A wireless proximity alarm system allows you to keep tabs on your phone. They’re easy to use: Set it up and download the companion app. Once it’s set up, the proximity alarm will let you know if your smartphone gets beyond a pre-configured distance.

For example, say somebody swipes your smartphone and tries to run away with it. Your proximity alarm will chirp telling you that your phone is no longer near you.Depending on the alarm you buy, you can either locate the phone via GPS or remotely lock it.

These devices are usually small, and most of the time, they are also used as a key fob.

Smartphone security is easy

Keeping your private information secure on your smartphone doesn’t take much. You have all the tools and software available to you. All you need to do is change your mindset.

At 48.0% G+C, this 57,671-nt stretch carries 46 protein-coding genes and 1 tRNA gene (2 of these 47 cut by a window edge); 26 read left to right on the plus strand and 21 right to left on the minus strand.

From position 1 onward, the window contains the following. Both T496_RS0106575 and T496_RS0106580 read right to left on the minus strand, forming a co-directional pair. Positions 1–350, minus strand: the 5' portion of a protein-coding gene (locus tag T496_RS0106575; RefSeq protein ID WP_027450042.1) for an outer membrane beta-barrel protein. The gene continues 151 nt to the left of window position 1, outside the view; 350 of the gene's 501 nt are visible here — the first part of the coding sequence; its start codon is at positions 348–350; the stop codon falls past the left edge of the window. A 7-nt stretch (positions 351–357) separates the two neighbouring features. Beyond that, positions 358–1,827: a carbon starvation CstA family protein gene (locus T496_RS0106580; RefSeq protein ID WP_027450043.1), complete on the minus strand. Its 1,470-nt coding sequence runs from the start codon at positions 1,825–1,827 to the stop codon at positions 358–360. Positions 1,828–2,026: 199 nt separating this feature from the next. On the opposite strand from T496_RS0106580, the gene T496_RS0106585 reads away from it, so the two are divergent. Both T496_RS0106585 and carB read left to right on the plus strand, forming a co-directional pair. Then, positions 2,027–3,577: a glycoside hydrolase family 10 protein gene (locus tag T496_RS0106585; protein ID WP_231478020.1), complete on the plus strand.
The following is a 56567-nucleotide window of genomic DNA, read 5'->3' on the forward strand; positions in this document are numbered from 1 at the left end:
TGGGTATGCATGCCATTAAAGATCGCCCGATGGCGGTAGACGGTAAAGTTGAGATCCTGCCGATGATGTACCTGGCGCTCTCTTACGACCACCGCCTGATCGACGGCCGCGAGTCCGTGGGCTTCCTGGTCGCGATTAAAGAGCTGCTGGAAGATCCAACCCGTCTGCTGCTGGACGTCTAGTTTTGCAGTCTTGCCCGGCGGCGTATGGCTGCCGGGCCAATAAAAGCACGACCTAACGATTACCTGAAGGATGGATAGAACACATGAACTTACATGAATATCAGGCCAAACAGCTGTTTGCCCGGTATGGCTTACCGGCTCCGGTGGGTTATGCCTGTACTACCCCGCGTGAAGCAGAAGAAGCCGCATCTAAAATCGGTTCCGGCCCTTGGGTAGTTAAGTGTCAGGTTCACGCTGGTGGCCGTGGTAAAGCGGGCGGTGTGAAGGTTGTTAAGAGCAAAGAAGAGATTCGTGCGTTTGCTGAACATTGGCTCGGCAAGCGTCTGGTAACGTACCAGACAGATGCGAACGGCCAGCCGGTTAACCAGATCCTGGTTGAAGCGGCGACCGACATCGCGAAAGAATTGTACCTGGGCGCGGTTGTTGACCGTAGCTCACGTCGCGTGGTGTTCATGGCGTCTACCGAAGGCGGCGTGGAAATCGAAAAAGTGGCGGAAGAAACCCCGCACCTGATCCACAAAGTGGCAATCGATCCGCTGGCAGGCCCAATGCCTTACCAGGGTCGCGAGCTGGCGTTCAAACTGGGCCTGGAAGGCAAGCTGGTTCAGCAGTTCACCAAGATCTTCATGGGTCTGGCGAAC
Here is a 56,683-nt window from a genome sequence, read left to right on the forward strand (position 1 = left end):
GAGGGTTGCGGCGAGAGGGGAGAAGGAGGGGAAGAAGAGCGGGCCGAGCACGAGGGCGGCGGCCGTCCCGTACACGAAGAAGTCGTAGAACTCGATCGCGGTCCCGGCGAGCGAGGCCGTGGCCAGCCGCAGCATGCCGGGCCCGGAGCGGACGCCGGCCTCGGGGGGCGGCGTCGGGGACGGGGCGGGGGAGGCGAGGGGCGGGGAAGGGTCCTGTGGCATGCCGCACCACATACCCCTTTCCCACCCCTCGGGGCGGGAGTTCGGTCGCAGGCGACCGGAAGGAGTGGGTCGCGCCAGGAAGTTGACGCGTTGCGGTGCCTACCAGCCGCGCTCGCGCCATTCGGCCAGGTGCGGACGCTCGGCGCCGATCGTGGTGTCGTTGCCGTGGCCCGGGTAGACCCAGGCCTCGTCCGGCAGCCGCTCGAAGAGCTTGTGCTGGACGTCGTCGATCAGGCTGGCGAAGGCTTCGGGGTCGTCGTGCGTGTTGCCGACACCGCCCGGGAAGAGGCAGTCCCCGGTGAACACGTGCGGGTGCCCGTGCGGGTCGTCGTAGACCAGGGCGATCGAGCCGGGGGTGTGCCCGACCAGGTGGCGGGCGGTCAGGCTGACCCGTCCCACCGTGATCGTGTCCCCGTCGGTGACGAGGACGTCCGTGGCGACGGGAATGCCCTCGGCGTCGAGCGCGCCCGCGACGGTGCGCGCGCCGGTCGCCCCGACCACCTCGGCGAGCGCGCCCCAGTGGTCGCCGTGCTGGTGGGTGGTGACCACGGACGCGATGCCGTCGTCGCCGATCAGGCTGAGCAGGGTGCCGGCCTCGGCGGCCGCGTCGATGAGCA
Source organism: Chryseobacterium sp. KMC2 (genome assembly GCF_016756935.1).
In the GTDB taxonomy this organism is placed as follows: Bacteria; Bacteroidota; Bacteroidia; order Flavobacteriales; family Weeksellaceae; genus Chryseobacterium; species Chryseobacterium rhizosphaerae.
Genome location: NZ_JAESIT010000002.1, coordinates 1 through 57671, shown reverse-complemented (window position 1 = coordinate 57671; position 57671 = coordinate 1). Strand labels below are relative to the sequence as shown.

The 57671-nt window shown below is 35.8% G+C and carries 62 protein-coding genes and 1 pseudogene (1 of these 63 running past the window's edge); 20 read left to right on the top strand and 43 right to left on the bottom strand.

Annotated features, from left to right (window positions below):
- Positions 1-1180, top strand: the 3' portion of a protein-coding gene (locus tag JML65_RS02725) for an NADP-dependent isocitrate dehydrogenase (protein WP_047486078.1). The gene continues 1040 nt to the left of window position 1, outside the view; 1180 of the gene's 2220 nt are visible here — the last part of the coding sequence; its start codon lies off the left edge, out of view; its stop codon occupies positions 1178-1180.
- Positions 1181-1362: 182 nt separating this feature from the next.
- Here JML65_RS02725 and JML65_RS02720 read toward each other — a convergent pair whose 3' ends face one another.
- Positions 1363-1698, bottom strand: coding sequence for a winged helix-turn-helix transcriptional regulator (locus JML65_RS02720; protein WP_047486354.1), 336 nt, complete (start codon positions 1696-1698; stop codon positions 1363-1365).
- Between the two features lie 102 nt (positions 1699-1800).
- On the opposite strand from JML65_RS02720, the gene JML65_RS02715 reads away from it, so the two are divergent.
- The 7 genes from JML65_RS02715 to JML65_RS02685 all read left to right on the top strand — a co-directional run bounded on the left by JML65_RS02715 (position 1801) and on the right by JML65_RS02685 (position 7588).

Your smartphone holds tons of personal data about you, and it’s not just the photos you take or the documents you wrote on it while you were stuck in traffic. It also has sensors that can record your location, activities, and even how many steps you have taken for the entire day.

Knowing all that, we hope that you are compelled to protect your smartphone. When you follow the security steps outlined above, you’re far less likely to fall victim to hacking. And, with the variety of tools available to help you secure your smartphone, you can even protect your devices for free.

Author: Robin Gupta